Over the course of two months, I challenged the Purity’s with an incredible variety of music, from classical through hard rock, intricate electronica through dub and pumping techno, acoustic guitar and piano through jazz and blues and “world” music. The Martin Logans astonished me over, and over, and over.
To confirm that my ears weren’t made of cloth and that I wasn’t barking up the wrong tree, one night I nabbed my good wife for a blindfold test, in which I asked her to rate the Purity’s on a number of music selections compared to my other speakers. In all selections except for one, she preferred the Martin Logans. And so did I. My other speakers sounded more forgiving on the very compressed vocals of Madonna’s Confessions On A Dancefloor. [Hey, it wasn’t my choice, okay?] Ryuichi Sakamoto sounded more revealing, with more detailed nuance in the bass. Pink Floyd’s Dark Side Of The Moon sounded incredible. The remastered Magical Mystery Tour by the Beatles showed its age, but still came through with more detail, more clarity, and better bass. Tom Bailey’s introspective dub-electronica release, Seen, sounded superb and downright trippy, and really brought out the intricate layers of the best-engineered NZ electronic album to date. Janet Jackson’s Discipline [don’t laugh, it’s an incredible-sounding piece of Otara-oomph] brought out the layers of percussion, as well as the super-deep bass. Two of the best expositions of the Purity’s were these two: Cornelius’s incredible “Point” (from the album of the same name) showed the pin-point precision of the stereo imaging, and Eno’s Drawn From Life album was so lush and sound-sculptural that it seemed almost extra-sensory.
So, I’d like to point out that my own speakers are no slouches. In fact, they’re superb, but to save them their dignity, I won’t name and shame them. The thing is, my own speakers do have sonic characteristics that make them very special, and they have a warmth that the Purity’s lack. But we’ll get to that in a minute.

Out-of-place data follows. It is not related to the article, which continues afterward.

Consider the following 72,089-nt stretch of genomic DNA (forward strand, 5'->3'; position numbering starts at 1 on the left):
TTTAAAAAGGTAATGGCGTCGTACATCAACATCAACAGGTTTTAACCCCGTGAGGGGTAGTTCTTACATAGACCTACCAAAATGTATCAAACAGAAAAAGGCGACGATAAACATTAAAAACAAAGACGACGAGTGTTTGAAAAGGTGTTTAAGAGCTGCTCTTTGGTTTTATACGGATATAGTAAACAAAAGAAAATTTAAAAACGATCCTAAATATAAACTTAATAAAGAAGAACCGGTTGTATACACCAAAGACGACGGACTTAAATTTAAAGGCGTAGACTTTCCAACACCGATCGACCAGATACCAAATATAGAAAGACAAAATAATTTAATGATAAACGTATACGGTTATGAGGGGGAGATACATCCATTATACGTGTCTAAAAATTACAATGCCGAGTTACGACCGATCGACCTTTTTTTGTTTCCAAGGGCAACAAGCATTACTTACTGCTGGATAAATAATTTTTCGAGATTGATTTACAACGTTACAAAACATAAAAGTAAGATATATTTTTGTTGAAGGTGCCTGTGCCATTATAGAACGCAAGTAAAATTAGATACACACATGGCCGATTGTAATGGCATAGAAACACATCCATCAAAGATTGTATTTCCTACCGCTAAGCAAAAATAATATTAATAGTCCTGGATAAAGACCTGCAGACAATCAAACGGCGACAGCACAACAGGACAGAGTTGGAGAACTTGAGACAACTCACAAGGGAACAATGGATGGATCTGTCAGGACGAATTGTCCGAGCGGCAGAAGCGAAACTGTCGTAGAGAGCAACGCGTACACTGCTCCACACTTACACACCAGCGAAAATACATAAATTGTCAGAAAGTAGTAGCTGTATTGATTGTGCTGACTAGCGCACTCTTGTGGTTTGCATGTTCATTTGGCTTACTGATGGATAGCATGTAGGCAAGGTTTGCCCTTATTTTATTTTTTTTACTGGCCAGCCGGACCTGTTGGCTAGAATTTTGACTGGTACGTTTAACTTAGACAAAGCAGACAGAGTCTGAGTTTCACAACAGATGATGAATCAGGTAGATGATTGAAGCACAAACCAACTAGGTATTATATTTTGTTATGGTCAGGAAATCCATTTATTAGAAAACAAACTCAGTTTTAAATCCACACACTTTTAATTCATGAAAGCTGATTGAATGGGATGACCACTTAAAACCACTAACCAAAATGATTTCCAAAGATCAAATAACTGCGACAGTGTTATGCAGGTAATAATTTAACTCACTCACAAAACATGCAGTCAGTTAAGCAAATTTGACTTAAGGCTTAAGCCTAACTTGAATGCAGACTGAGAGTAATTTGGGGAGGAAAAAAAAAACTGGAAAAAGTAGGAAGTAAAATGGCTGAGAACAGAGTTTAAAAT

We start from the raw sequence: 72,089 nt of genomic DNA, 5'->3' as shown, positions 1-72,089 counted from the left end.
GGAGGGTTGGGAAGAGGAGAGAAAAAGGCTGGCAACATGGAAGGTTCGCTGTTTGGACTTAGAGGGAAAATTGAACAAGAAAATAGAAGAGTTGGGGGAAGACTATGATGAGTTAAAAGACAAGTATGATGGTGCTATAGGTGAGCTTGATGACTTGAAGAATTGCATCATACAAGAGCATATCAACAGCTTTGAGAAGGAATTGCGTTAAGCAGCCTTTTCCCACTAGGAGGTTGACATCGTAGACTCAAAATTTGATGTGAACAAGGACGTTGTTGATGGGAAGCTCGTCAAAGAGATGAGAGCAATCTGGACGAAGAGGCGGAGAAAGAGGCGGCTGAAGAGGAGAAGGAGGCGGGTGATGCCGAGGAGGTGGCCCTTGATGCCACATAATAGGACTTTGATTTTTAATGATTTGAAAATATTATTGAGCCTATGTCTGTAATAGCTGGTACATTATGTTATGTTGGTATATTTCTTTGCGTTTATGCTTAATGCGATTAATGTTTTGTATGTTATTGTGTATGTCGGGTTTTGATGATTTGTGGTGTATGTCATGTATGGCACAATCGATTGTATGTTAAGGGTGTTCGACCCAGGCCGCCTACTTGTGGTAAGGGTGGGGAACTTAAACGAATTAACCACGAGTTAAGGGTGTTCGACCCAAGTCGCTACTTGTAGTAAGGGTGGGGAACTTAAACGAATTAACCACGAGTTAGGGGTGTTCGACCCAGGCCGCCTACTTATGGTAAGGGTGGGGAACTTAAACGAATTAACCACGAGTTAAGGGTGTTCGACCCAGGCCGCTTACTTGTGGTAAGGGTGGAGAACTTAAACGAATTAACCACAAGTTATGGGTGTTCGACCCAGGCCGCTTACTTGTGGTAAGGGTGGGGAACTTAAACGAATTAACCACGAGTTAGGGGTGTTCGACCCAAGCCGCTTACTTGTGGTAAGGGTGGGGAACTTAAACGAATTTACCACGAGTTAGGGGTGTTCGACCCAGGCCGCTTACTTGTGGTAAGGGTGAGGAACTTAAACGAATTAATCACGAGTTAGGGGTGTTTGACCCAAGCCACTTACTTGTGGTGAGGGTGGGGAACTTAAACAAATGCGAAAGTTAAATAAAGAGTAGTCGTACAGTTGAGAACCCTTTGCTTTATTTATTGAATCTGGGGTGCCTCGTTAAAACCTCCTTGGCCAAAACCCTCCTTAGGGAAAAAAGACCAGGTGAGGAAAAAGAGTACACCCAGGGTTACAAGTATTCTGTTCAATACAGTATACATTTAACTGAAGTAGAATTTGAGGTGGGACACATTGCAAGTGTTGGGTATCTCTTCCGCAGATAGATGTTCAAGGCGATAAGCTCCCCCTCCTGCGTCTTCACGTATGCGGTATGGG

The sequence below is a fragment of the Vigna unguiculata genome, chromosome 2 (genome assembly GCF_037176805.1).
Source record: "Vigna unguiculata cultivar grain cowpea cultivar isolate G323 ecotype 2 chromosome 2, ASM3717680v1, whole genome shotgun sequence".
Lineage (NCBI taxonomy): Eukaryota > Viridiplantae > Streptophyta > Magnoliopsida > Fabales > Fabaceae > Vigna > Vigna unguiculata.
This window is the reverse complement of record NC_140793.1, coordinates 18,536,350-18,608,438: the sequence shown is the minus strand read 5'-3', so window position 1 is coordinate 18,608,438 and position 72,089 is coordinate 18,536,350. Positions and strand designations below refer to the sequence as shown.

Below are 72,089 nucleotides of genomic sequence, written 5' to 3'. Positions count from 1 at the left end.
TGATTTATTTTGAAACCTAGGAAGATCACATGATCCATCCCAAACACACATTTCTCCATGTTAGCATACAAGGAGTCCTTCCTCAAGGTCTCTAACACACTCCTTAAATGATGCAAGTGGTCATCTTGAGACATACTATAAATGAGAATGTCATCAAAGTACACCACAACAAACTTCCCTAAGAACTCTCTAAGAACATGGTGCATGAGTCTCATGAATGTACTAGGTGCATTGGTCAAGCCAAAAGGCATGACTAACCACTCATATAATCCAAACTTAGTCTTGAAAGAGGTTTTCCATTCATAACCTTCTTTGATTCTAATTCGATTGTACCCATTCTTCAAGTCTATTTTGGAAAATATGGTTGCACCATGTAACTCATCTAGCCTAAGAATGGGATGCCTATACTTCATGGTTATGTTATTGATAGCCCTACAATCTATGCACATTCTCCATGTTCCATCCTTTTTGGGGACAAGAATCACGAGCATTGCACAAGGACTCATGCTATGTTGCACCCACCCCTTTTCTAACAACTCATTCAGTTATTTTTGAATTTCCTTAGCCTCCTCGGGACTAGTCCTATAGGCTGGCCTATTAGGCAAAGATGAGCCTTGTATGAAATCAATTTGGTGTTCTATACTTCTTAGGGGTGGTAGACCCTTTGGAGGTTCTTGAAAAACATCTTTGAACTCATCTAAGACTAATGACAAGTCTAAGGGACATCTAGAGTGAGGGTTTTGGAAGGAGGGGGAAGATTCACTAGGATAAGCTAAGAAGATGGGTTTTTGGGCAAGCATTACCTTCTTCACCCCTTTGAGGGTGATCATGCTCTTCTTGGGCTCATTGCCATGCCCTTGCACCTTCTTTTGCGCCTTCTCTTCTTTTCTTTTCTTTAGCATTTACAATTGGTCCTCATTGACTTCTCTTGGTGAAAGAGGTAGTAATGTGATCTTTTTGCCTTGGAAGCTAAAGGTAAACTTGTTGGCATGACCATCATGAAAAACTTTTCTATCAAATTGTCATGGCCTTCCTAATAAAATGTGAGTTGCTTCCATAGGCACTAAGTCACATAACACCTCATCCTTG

To sum up about the sonic signature of the Purity’s: what I found over and over again was that their capacity for revealing detail was extraordinary, as was the spread of the sound. The electrostatics seem very well integrated with the bass drivers, which are fast, well-timed and substantially deeper than any floorstanding speakers I’ve heard in this price bracket. They’re so deep (but not in any way waffly) that they outperform my REL 10-inch subwoofer.
The buts, ifs and ahs
I know that this review might so far resemble a promotional exercise for Martin Logan, but it’s my honest opinion. To back that up, I’ll mention all the facets of the Purity’s that some consumers might have issues with.
About 10 percent of the albums I played sounded a little sharp. Not harsh, but sharp. This reflects both the electrostatic panels’ ability to show up deficiency in recordings, as well as the well-known fact that with electrostats, both exact positioning in a room and the room acoustics themselves are of prime importance.